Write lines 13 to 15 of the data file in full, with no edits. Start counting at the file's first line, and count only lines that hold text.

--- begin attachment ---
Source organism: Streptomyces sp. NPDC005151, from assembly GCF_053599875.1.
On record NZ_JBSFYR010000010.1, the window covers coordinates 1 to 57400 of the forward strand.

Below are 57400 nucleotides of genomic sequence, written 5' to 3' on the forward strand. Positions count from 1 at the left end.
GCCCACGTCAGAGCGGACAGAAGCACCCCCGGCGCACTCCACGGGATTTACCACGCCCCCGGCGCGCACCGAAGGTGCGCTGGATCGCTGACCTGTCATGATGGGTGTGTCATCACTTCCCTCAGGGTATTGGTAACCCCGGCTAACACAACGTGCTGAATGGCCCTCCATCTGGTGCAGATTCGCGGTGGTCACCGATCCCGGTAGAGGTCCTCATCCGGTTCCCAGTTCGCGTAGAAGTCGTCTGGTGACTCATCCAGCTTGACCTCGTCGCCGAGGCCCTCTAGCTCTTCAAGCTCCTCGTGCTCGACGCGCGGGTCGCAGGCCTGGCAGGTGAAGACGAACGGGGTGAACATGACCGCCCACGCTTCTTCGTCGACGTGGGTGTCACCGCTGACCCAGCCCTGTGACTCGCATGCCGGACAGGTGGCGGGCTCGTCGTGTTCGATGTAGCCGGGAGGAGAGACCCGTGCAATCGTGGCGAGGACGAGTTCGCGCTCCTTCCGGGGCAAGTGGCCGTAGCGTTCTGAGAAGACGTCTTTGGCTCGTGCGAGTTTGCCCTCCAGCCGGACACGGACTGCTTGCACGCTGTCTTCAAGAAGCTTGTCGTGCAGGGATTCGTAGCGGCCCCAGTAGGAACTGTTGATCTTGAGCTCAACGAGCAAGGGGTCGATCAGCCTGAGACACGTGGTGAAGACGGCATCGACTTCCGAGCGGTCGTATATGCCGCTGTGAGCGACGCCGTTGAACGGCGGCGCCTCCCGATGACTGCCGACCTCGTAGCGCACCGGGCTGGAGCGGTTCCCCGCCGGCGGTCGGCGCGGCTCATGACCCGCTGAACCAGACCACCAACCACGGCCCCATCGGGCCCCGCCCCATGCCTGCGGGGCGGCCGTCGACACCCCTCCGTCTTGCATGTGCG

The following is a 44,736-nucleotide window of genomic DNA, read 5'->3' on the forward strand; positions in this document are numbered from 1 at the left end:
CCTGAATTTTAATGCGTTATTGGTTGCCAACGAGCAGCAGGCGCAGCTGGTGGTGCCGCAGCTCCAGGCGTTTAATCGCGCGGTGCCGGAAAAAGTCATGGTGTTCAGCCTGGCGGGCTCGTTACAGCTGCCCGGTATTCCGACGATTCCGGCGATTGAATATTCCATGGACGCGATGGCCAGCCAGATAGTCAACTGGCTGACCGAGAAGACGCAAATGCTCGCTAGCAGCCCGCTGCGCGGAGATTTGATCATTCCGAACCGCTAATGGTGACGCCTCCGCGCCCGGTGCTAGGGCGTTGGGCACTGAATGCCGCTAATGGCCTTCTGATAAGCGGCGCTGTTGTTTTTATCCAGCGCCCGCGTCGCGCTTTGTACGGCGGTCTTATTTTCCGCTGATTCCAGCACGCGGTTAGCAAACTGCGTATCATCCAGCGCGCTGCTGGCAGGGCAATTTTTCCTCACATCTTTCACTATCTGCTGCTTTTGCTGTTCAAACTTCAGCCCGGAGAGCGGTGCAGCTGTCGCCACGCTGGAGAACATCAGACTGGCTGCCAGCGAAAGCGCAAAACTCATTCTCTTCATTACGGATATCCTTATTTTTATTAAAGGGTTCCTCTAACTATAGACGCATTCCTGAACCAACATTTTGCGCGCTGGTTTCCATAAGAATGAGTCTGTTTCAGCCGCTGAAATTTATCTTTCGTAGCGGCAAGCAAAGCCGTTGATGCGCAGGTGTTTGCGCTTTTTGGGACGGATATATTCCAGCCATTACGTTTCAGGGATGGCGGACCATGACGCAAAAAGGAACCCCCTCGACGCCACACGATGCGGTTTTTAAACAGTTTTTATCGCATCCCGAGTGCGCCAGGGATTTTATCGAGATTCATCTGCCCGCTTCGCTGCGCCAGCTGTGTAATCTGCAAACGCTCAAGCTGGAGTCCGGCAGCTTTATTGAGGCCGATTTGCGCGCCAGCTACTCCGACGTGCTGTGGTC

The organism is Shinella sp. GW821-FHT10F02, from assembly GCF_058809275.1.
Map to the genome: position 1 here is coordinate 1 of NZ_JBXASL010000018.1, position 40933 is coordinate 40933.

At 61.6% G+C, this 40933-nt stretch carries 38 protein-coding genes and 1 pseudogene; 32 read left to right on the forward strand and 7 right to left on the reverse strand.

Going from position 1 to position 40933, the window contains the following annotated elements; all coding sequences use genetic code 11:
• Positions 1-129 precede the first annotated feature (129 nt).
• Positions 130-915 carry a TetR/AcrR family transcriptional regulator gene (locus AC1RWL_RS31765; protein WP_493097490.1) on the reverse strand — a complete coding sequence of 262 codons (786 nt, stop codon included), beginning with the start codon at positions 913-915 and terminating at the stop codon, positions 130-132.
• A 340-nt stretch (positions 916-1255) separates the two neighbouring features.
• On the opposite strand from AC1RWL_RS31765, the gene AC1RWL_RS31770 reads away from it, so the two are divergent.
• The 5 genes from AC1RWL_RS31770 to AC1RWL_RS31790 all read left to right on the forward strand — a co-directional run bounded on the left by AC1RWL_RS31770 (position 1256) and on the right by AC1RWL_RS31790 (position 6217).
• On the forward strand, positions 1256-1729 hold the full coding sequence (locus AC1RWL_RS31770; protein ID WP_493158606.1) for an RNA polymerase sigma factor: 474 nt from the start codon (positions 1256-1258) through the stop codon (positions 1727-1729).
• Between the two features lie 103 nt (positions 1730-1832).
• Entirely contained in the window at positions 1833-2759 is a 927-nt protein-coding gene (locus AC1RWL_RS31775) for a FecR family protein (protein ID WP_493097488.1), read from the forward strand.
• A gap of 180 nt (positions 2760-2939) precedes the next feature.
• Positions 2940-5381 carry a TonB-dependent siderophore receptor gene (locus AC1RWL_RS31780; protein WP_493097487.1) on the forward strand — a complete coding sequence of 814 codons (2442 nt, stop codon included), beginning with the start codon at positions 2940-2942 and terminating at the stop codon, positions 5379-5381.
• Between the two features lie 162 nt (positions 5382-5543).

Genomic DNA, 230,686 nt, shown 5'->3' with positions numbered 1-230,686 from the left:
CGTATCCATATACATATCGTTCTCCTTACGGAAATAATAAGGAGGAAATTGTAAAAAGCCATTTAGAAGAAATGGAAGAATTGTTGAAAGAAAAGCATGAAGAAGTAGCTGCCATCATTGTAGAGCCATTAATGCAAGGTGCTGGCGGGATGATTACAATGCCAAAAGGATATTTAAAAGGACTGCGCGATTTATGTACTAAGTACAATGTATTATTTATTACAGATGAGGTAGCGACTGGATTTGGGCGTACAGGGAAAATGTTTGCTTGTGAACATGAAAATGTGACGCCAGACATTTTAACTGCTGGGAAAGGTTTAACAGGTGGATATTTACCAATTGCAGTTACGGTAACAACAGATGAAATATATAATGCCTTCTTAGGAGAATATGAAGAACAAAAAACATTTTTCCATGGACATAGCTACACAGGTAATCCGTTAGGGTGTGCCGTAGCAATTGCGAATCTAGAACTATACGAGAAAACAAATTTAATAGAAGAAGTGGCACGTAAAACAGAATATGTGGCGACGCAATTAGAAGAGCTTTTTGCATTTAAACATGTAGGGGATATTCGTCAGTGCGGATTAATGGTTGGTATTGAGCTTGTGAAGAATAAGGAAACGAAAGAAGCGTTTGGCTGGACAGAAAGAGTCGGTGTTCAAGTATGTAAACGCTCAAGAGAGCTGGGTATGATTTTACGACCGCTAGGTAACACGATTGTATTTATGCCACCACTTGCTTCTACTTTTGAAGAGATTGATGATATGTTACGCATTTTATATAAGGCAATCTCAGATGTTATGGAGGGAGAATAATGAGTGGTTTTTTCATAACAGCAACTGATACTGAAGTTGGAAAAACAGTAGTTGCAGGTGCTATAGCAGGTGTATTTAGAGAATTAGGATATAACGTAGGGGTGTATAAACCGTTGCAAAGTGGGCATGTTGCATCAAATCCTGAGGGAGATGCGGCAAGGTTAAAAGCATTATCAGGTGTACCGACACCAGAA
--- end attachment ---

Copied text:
• A 340-nt stretch (positions 916-1255) separates the two neighbouring features.
• On the opposite strand from AC1RWL_RS31765, the gene AC1RWL_RS31770 reads away from it, so the two are divergent.
• The 5 genes from AC1RWL_RS31770 to AC1RWL_RS31790 all read left to right on the forward strand — a co-directional run bounded on the left by AC1RWL_RS31770 (position 1256) and on the right by AC1RWL_RS31790 (position 6217).